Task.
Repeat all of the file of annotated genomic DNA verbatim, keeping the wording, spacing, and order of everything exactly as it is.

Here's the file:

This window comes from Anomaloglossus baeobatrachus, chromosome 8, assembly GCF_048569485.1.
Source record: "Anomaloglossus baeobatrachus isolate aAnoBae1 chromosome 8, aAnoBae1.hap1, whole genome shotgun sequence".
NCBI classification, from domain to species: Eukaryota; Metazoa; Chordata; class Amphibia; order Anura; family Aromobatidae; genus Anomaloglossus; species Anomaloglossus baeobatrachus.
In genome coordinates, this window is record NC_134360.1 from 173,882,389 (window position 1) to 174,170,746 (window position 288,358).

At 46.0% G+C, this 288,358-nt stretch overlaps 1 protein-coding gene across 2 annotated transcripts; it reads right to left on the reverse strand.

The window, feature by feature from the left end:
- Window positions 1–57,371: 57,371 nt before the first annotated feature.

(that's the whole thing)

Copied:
This window comes from Anomaloglossus baeobatrachus, chromosome 8, assembly GCF_048569485.1.
Source record: "Anomaloglossus baeobatrachus isolate aAnoBae1 chromosome 8, aAnoBae1.hap1, whole genome shotgun sequence".
NCBI classification, from domain to species: Eukaryota; Metazoa; Chordata; class Amphibia; order Anura; family Aromobatidae; genus Anomaloglossus; species Anomaloglossus baeobatrachus.
In genome coordinates, this window is record NC_134360.1 from 173,882,389 (window position 1) to 174,170,746 (window position 288,358).

At 46.0% G+C, this 288,358-nt stretch overlaps 1 protein-coding gene across 2 annotated transcripts; it reads right to left on the reverse strand.

The window, feature by feature from the left end:
- Window positions 1–57,371: 57,371 nt before the first annotated feature.